The ethics of algorithmic regulation


In my last three posts on data ethics, I explored a few of the ethical dilemmas in our data-driven world. From examining the ethical practices of free internet service providers to the problem of high-frequency trading, I’ve come to realize the depth and complexity of these issues. Anyone who's aware of these issues would want to seek answers. Some have suggested government intervention, but is it even possible for governments to regulate such fast moving and rapidly evolving technology?

Evgeny Morozov, author of the book To Save Everything, Click Here: The Folly of Technological Solutionism, recently wrote an interesting Guardian article, The Rise of Data and the Death of Politics, that explored the ethical implications of the new data-driven approach to governance known as algorithmic regulation.

To see it at work, Morozov explained, “look no further than the spam filter in your email. Instead of confining itself to a narrow definition of spam, the email filter has its users teach it. Even Google can’t write rules to cover all the ingenious innovations of professional spammers. What it can do, though, is teach the system what makes a good rule and spot when it’s time to find another rule for finding a good rule—and so on. An algorithm can do this, but it’s the constant real-time feedback from its users that allows the system to counter threats never envisioned by its designers. And it’s not just spam: your bank uses similar methods to spot credit-card fraud.”

Algorithmic regulation is enabled by the unrelenting trend of the smartification of everything (i.e., smart phones, smart cars, smart appliances, etc.). Morozov used a wide variety of examples in his article, but the one that best exemplifies an ethical dilemma is a near-future dominated by fitness and health tracking devices. The reason is not how these devices will help us monitor our fitness and health, but how they will help companies monetize our fitness and health. To paraphrase Tim O’Reilly, just as advertising became the native business model for the internet, insurance will be the native business model for the internet of things. Meaning that your health insurance premiums would be determined by these devices monitoring whether you really did give up smoking, are drinking less alcohol, are staying slim, and are keeping your blood pressure under control.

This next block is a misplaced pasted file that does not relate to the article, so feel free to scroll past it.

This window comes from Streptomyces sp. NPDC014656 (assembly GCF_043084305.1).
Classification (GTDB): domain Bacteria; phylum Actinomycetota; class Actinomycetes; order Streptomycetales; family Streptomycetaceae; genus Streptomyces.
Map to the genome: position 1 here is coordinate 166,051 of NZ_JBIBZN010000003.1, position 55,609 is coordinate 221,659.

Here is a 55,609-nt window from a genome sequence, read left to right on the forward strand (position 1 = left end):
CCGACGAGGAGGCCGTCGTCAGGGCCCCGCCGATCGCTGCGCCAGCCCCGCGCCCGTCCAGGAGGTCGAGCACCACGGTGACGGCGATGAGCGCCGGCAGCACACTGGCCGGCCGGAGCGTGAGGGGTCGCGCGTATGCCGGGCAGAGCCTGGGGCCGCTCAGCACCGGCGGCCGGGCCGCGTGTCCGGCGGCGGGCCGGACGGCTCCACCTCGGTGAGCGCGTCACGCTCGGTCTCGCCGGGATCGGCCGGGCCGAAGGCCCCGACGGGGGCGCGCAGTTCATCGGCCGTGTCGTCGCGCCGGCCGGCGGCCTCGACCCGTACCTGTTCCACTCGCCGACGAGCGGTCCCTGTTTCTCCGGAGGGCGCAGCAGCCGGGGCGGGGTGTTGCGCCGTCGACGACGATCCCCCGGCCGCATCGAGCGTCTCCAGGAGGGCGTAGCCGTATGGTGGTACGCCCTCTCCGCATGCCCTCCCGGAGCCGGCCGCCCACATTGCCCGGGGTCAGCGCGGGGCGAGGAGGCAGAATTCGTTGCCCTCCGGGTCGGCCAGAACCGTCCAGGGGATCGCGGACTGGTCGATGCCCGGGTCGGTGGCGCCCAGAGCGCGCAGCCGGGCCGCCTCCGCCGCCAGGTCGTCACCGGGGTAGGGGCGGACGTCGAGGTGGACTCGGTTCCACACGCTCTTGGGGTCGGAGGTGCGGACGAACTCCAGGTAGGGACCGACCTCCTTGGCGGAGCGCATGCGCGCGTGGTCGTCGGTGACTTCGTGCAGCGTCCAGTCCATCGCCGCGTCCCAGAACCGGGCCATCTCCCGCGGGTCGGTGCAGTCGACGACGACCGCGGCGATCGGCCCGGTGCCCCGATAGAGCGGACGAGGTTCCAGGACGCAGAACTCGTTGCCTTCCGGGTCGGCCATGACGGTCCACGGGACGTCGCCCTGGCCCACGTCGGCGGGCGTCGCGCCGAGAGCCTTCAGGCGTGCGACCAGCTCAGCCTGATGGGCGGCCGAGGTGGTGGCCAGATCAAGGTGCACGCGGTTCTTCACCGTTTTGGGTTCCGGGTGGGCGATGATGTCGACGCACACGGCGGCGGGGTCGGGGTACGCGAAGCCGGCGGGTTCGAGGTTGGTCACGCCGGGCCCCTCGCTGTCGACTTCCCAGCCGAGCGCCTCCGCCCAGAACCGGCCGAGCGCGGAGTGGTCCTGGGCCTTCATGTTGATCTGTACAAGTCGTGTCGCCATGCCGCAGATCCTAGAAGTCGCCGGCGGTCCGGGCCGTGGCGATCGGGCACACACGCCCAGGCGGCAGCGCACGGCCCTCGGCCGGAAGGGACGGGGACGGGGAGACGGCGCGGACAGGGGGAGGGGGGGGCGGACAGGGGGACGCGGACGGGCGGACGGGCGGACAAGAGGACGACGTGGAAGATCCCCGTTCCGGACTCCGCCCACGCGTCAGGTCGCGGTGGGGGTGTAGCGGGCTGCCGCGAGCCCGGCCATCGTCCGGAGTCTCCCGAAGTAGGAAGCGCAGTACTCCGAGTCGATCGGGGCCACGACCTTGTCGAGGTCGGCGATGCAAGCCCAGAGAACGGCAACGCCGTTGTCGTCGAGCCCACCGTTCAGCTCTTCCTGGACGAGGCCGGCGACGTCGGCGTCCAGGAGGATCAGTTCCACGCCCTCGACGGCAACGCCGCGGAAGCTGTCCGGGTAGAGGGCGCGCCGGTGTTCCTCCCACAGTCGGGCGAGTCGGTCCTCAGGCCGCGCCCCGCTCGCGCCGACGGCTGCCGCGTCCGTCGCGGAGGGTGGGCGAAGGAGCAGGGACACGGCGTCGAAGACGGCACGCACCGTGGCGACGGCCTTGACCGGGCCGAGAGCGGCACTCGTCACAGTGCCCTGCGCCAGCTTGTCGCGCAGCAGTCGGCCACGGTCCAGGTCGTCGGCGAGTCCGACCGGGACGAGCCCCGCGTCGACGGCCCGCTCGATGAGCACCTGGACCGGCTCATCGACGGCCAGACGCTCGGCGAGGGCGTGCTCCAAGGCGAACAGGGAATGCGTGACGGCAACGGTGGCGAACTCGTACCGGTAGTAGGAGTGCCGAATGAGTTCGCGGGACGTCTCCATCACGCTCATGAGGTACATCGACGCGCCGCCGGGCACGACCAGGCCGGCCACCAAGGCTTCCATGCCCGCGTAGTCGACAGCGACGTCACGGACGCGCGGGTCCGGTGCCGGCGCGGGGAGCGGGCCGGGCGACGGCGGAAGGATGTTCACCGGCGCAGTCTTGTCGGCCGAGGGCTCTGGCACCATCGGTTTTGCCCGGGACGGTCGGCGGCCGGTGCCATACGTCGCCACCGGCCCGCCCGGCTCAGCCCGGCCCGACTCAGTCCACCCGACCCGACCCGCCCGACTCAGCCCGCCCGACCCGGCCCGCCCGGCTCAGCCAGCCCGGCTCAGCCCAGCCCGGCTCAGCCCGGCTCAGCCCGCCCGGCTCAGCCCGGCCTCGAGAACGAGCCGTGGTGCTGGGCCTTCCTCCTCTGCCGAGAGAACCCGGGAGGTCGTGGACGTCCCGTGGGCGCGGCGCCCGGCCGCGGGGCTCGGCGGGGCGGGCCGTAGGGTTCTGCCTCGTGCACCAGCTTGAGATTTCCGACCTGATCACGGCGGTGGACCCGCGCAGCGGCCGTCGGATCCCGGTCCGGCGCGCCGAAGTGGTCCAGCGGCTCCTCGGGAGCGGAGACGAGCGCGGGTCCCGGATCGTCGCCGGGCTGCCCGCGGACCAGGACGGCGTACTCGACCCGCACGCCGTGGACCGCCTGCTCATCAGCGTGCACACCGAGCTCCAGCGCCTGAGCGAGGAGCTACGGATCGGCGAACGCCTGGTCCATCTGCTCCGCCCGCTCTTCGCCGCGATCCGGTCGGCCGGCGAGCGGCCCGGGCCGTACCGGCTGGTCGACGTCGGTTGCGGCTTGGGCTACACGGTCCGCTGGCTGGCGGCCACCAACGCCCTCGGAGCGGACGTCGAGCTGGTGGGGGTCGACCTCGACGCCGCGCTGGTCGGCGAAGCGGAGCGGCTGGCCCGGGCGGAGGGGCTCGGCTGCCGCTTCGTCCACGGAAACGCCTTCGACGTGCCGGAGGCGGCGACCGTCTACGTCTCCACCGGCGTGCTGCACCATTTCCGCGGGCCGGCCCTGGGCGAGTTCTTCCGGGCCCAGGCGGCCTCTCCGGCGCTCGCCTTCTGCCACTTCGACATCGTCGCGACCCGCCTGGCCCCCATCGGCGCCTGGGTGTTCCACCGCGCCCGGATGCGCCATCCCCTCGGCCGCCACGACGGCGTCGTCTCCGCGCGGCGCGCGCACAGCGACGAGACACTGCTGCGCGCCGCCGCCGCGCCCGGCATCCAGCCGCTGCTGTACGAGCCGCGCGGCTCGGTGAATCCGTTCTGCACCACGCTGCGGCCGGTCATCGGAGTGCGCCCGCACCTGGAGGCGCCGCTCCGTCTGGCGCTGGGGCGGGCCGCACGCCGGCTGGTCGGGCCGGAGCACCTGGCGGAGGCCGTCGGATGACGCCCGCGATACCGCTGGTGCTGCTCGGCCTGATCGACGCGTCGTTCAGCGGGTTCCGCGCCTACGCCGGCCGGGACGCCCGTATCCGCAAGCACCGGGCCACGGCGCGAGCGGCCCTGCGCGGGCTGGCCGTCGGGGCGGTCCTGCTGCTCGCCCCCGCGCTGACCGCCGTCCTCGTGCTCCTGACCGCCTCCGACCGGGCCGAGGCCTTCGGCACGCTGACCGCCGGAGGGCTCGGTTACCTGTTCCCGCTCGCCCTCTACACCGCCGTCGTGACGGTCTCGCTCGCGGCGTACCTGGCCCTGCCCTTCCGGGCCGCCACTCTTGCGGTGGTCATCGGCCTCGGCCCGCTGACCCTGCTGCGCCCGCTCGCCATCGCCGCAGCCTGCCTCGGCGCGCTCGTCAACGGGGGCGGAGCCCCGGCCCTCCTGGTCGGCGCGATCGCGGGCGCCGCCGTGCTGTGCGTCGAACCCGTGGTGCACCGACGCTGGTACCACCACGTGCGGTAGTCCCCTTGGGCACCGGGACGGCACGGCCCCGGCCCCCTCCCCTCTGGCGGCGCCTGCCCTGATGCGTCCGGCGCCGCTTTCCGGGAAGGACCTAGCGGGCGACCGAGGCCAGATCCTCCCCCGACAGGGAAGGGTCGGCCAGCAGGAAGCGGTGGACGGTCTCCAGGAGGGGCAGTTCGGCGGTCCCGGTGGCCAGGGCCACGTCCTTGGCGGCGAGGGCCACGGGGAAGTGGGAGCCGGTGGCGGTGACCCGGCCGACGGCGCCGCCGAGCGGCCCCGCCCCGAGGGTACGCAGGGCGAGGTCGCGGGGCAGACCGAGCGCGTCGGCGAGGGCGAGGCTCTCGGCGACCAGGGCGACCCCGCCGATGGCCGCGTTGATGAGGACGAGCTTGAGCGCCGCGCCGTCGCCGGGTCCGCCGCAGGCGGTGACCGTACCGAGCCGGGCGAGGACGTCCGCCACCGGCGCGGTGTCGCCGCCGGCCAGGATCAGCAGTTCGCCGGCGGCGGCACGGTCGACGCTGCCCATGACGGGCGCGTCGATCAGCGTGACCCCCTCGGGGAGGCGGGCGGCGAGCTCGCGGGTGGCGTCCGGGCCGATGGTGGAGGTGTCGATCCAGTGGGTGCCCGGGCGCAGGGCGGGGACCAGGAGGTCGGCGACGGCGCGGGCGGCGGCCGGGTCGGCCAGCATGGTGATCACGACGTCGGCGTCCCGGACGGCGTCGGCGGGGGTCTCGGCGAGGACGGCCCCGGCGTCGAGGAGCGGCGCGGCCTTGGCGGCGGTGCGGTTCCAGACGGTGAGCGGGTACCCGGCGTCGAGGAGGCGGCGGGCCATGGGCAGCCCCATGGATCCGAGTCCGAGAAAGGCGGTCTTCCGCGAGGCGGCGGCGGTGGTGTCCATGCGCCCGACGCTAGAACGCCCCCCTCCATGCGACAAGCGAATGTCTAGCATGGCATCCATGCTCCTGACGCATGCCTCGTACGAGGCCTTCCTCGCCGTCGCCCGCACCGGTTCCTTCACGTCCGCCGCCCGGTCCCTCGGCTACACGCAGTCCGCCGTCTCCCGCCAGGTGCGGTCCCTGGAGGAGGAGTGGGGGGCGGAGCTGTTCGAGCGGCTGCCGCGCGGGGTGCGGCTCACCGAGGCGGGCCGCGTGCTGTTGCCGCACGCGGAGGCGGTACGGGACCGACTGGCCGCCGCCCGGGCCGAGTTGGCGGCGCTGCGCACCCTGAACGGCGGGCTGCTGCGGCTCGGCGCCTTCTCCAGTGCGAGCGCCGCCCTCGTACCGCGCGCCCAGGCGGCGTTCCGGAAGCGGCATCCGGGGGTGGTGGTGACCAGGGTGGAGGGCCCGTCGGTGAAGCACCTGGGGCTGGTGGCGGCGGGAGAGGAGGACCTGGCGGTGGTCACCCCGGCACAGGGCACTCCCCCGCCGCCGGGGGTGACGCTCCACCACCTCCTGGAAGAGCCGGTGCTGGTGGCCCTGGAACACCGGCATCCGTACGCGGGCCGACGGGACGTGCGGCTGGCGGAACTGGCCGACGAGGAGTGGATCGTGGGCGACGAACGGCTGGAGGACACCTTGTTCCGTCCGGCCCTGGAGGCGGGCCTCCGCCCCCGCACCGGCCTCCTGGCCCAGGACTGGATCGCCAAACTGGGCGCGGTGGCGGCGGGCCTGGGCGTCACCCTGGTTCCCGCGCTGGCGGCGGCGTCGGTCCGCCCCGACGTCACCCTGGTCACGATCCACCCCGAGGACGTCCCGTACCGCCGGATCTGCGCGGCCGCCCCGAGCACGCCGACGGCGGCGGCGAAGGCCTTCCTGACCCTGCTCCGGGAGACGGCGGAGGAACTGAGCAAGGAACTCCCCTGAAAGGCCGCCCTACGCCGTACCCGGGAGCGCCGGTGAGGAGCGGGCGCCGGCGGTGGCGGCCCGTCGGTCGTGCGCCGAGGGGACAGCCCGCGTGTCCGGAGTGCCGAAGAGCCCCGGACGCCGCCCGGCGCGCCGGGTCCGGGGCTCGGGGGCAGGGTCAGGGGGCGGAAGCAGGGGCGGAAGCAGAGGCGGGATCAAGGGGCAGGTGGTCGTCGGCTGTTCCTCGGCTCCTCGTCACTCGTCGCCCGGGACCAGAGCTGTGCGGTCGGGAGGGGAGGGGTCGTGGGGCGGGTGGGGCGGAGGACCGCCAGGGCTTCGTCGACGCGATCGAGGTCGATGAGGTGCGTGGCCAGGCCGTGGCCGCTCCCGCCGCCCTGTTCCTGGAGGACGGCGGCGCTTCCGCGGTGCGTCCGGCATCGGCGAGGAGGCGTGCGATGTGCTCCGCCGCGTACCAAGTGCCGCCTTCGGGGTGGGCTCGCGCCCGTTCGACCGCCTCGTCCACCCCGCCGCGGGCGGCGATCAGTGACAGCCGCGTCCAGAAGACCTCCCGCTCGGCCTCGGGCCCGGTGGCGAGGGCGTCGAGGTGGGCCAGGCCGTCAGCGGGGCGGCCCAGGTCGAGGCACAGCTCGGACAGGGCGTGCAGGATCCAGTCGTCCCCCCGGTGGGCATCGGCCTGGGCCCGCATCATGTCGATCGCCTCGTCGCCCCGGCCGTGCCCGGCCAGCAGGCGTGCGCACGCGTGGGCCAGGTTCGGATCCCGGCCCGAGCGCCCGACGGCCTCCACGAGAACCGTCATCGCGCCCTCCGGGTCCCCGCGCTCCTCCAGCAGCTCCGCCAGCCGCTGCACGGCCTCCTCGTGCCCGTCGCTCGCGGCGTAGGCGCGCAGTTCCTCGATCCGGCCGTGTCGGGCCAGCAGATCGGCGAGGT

“The unstated assumption,” Morozov explained, “is that the unhealthy are not only a burden to society but that they deserve to be punished (fiscally for now) for failing to be responsible. For what else could possibly explain their health problems but their personal failings? It’s certainly not the power of food companies or class-based differences or various political and economic injustices. One can wear a dozen powerful sensors, own a smart mattress and even do a close daily reading of one’s poop—as some self-tracking aficionados are wont to do—but those injustices would still be nowhere to be seen, for they are not the kind of stuff that can be measured with a sensor. The devil doesn’t wear data [emphasis mine]. Social injustices are much harder to track than the everyday lives of the individuals whose lives they affect.”

While algorithms work well as spam filters for our email, I doubt algorithms can act as ethics filters to regulate our increasingly data-driven world. What do you think? Share your thoughts below.


About Author

Jim Harris

Blogger-in-Chief at Obsessive-Compulsive Data Quality (OCDQ)

Jim Harris is a recognized data quality thought leader with 25 years of enterprise data management industry experience. Jim is an independent consultant, speaker, and freelance writer. Jim is the Blogger-in-Chief at Obsessive-Compulsive Data Quality, an independent blog offering a vendor-neutral perspective on data quality and its related disciplines, including data governance, master data management, and business intelligence.

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